Understanding his dilemma, we took it back to the basics. I asked him, “What is something that you would consider unique that you’re good at doing?” I was really trying to help him visualize and develop his niche. I kept bringing up examples, and at one point, I said, “Just think, what if you knew sign language? I would imagine that in the wide world of high net-worth individuals, there have to be more than one or two who are hearing-impaired or may have children who are hearing-impaired. If you knew sign language, can you see how that might give you the advantage over other protectors, all else being equal?”
He got really quiet on the phone, and then he said, “Elijah, my mother was born deaf.” Turned out that he was fluent in sign language, having been raised in a household where it was used regularly. I could practically see the light bulb go on in his head and the gears start turning. For him, his marketing plan would then go on to include identifying high net-worth individuals who were hearing impaired, or with an immediate family member in that category. I also had him research associations that advocate for the deaf, supposing that if one of their wealthy donors had to pick him or a different, non-sign language speaking agent for an assignment, say a mission trip to a riskier part of the world, he would have a clear advantage.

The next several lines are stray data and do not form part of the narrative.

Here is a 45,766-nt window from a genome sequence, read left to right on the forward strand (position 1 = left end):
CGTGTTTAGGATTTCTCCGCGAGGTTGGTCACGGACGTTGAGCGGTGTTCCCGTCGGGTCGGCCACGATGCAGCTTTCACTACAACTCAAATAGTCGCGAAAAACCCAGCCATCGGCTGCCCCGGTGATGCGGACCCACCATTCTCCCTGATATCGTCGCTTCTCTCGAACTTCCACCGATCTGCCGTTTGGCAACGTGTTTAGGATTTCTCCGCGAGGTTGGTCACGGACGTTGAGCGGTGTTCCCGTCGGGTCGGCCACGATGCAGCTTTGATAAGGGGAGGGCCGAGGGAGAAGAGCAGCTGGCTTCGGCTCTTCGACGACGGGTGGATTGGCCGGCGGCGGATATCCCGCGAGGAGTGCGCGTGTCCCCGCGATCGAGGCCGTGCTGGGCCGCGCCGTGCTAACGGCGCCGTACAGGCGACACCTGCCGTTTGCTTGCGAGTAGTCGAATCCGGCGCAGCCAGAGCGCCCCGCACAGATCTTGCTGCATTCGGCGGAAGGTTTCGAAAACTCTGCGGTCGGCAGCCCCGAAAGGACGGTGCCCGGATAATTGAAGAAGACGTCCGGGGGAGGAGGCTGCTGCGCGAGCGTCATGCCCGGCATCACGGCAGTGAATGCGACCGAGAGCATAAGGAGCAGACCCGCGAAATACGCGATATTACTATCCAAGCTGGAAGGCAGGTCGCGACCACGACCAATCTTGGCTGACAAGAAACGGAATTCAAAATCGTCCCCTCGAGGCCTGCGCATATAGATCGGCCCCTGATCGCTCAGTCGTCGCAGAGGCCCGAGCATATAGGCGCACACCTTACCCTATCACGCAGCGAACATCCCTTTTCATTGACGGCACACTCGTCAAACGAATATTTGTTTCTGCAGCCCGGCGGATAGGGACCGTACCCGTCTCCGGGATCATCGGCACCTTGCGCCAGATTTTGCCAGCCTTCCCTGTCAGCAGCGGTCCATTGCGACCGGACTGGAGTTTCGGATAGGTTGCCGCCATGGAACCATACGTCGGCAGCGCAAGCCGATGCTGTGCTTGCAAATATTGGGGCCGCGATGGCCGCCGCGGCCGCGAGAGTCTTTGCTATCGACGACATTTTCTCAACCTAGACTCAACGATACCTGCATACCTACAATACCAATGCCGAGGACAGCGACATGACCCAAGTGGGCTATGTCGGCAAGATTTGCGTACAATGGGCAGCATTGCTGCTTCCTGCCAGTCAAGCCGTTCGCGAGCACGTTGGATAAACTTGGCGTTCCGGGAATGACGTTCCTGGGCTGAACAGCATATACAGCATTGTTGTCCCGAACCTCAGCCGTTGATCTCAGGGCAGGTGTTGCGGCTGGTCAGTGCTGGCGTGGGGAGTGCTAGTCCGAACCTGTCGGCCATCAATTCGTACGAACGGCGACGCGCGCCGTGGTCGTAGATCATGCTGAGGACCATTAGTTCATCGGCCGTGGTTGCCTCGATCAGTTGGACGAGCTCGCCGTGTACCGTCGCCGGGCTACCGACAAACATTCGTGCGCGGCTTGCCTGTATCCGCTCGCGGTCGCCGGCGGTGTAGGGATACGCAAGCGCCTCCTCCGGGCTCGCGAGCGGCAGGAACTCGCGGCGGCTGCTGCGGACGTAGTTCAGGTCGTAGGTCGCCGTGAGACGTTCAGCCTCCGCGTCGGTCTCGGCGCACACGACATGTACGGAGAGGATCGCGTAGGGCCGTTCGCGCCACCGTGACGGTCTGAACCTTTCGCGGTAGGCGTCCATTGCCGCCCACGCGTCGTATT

Your niche can be built around something that you do better than others, a unique skill that might even seem, on the surface, unrelated to close protection. Perhaps you are a long-distance runner. I remember reading of Anil Ambani, the billionaire who runs marathons. You can imagine that if a position opened on his security detail, they might give some additional consideration to an agent who had several marathons under his or her belt.
About a year ago, I received a call from someone looking for a protector. They wanted an agent who was qualified for scuba. The client was going to Miami and planned to do some diving while there. I recommended a former student who did scuba, and upon completion of what was thought to be a one-off assignment, that agent has gone on to work with that client on many different occasions. He has also kept earning additional scuba certifications and has established a foothold in that space. The niche, as distinct as it was, was his entry into a long working relationship with that client and others.
Think about the things within you that separate you from the pack, it is those separators that could mean the difference between a resume in a stack or being pursued by multiple clients or recruiters.
Keeping Your Edge – Develop A Niche
By: Elijah Shaw
Elijah Shaw is the National Director of the North American Bodyguard Association. As an CEO of ICON Global, Inc., he is a full-time security consulting having traveled the world for over 20 years providing services to a variety of clients ranging from Fortune 500 Companies to International Celebrities. Elijah teaches courses on Executive & Celebrity Protection for ICON and currently sits on the Board of Directors of Executive Security International (ESI) the oldest bodyguard school in the US. For more information visit